The climate scientists – professors Peter Doherty, David Karoly, Ove Hoegh-Guldberg, Matthew England, Ann Henderson-Sellers, Lesley Hughes, Will Steffen, Michael Archer and Fiona Stanley – said based on current greenhouse gas emission trajectories, global average temperatures are on track to exceed 4C above pre-industrial levels by 2100 and may eventually increase to 6C or more.
As the development of the Galilee Basin will play a "major part in widespread suffering over a century time scale and beyond," it should not go ahead particularly as countries are trying to avoid more than two degrees of global warming, the scientists said.
“Exploitation of the coal reserves in the Galilee Basin is fundamentally incompatible with the international goal to limit global warming to 2 degrees, a limit that if surpassed, will see millions of people suffer due to sea-level rises and increased intensity of severe weather events such as droughts and floods,” Karoly said.
Nine new coal mines have been proposed in the Galilee Basin, which could result in 330 million tonnes of coal extracted annually. The Carmichael Coal Mines and Rail Project is the first project being pushed through.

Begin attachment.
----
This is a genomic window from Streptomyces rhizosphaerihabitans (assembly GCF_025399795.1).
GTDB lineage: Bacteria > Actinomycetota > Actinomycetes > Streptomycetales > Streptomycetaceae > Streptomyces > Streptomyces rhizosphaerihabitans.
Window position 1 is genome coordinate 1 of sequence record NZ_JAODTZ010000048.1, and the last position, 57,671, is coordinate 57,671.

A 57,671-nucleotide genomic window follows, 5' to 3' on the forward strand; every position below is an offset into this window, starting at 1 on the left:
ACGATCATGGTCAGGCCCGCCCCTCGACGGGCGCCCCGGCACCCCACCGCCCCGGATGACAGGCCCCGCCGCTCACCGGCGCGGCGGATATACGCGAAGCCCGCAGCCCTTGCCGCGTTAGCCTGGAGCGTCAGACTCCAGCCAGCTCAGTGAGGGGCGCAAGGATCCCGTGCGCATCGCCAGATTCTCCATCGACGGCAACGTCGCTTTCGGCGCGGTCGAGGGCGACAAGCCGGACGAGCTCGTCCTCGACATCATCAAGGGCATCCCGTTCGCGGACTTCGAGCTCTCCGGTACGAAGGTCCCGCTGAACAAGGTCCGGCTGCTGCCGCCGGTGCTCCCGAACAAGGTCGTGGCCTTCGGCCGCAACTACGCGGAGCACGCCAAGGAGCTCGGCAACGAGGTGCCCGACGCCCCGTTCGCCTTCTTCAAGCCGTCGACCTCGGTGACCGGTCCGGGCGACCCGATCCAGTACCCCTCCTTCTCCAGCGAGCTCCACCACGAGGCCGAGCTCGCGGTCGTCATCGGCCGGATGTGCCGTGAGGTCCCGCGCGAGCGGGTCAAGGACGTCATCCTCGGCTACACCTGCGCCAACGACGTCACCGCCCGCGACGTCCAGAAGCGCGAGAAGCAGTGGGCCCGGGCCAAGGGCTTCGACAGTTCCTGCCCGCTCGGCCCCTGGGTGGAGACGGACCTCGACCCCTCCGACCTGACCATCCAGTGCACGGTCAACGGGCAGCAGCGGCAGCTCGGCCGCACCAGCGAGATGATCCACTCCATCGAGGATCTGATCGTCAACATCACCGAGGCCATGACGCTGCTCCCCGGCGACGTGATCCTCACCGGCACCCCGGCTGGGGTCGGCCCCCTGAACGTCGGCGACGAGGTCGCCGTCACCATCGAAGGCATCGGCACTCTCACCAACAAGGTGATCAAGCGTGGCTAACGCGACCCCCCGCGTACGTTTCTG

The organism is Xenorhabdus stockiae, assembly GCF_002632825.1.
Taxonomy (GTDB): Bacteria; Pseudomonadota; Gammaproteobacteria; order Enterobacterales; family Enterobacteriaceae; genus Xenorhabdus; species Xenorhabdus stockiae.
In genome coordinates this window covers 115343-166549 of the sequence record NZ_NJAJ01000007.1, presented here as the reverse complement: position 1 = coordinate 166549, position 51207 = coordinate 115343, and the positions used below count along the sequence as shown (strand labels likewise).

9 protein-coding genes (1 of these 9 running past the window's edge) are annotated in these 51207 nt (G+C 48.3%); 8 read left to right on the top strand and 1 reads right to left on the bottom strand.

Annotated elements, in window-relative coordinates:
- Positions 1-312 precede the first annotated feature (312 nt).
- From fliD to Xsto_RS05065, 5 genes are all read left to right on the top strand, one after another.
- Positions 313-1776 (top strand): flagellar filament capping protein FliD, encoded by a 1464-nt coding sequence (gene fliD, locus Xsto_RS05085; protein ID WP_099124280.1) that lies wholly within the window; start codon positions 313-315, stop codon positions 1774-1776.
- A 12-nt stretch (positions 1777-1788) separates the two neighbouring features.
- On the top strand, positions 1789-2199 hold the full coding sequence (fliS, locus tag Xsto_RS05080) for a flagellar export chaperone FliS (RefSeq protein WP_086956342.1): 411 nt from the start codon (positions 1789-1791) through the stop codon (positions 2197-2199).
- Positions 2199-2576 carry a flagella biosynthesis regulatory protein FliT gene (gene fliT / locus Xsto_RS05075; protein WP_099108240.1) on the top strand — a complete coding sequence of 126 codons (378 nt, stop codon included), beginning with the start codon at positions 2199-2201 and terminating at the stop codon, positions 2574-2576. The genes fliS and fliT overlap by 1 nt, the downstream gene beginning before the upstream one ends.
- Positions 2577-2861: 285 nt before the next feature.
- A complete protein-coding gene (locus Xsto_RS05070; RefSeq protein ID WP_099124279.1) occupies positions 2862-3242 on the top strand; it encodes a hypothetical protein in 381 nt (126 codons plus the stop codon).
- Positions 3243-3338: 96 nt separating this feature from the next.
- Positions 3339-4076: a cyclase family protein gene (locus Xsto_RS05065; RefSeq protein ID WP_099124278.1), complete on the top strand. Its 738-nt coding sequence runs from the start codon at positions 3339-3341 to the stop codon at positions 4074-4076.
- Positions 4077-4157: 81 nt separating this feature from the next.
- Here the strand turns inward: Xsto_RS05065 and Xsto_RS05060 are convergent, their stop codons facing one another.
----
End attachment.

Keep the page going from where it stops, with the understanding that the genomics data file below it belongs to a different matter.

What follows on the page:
In their letter, the scientists pointed out that if global temperature increases are kept within 2C of pre-industrial levels, around 80% of the world’s coal reserves must be left in the ground or in Australia's case, 90%.
"Projects such as the Carmichael Mine would not be able to achieve financial closure without the support of banks to both finance and advise on its construction. Banking institutions are therefore in a unique position to influence decisions vital to the future health of the planet and its peoples," the scientists said.
"Consistent with the guidelines for responsible investing embodied in the Equator Principles, banks have a responsibility to consider the suffering and irreversible damage to Earth systems that the opening up of the Galilee Basin would help bring about.
"We call on banks and other financial institutions to play no part in facilitating the development of the Galilee Basin."
Eleven international banks, including BNP Paribas and Credit Agricole, have already committed not to finance coal mining in the Galilee Basin and any of the related infrastructure, due to its environmental harm.